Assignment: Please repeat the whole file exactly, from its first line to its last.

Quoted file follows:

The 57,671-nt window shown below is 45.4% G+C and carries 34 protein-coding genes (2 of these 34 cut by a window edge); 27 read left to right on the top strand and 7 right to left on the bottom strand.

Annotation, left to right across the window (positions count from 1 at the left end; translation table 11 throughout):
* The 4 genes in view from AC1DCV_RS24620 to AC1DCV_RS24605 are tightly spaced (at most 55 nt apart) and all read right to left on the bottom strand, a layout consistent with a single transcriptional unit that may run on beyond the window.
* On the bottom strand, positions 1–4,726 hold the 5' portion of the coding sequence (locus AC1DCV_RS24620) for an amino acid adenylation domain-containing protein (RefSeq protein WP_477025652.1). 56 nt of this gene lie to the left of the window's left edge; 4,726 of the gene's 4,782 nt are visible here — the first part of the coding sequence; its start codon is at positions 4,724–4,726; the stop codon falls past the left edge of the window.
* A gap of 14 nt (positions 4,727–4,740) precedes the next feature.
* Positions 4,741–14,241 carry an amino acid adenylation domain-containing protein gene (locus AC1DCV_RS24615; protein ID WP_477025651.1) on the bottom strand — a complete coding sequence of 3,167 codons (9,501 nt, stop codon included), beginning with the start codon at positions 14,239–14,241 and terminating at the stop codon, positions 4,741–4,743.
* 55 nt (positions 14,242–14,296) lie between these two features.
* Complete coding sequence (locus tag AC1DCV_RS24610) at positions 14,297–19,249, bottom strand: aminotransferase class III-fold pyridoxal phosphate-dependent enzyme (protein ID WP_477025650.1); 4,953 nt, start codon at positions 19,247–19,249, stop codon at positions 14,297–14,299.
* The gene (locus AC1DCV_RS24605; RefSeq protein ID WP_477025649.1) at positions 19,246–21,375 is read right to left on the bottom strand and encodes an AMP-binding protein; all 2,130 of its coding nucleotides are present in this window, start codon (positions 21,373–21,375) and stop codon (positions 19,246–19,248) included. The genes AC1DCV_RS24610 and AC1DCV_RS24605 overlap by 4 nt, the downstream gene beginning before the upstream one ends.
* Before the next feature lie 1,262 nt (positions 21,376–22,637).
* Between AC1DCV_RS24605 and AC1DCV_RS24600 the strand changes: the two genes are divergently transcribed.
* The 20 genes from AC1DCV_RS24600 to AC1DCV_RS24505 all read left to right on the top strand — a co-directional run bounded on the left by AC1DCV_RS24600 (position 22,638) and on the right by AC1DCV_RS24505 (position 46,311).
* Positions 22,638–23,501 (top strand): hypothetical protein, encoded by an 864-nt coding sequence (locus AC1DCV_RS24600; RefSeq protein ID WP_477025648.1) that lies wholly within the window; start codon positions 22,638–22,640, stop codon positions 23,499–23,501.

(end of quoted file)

The 57,671-nt window shown below is 45.4% G+C and carries 34 protein-coding genes (2 of these 34 cut by a window edge); 27 read left to right on the top strand and 7 right to left on the bottom strand.

Annotation, left to right across the window (positions count from 1 at the left end; translation table 11 throughout):
* The 4 genes in view from AC1DCV_RS24620 to AC1DCV_RS24605 are tightly spaced (at most 55 nt apart) and all read right to left on the bottom strand, a layout consistent with a single transcriptional unit that may run on beyond the window.
* On the bottom strand, positions 1–4,726 hold the 5' portion of the coding sequence (locus AC1DCV_RS24620) for an amino acid adenylation domain-containing protein (RefSeq protein WP_477025652.1). 56 nt of this gene lie to the left of the window's left edge; 4,726 of the gene's 4,782 nt are visible here — the first part of the coding sequence; its start codon is at positions 4,724–4,726; the stop codon falls past the left edge of the window.
* A gap of 14 nt (positions 4,727–4,740) precedes the next feature.
* Positions 4,741–14,241 carry an amino acid adenylation domain-containing protein gene (locus AC1DCV_RS24615; protein ID WP_477025651.1) on the bottom strand — a complete coding sequence of 3,167 codons (9,501 nt, stop codon included), beginning with the start codon at positions 14,239–14,241 and terminating at the stop codon, positions 4,741–4,743.
* 55 nt (positions 14,242–14,296) lie between these two features.
* Complete coding sequence (locus tag AC1DCV_RS24610) at positions 14,297–19,249, bottom strand: aminotransferase class III-fold pyridoxal phosphate-dependent enzyme (protein ID WP_477025650.1); 4,953 nt, start codon at positions 19,247–19,249, stop codon at positions 14,297–14,299.
* The gene (locus AC1DCV_RS24605; RefSeq protein ID WP_477025649.1) at positions 19,246–21,375 is read right to left on the bottom strand and encodes an AMP-binding protein; all 2,130 of its coding nucleotides are present in this window, start codon (positions 21,373–21,375) and stop codon (positions 19,246–19,248) included. The genes AC1DCV_RS24610 and AC1DCV_RS24605 overlap by 4 nt, the downstream gene beginning before the upstream one ends.
* Before the next feature lie 1,262 nt (positions 21,376–22,637).
* Between AC1DCV_RS24605 and AC1DCV_RS24600 the strand changes: the two genes are divergently transcribed.
* The 20 genes from AC1DCV_RS24600 to AC1DCV_RS24505 all read left to right on the top strand — a co-directional run bounded on the left by AC1DCV_RS24600 (position 22,638) and on the right by AC1DCV_RS24505 (position 46,311).
* Positions 22,638–23,501 (top strand): hypothetical protein, encoded by an 864-nt coding sequence (locus AC1DCV_RS24600; RefSeq protein ID WP_477025648.1) that lies wholly within the window; start codon positions 22,638–22,640, stop codon positions 23,499–23,501.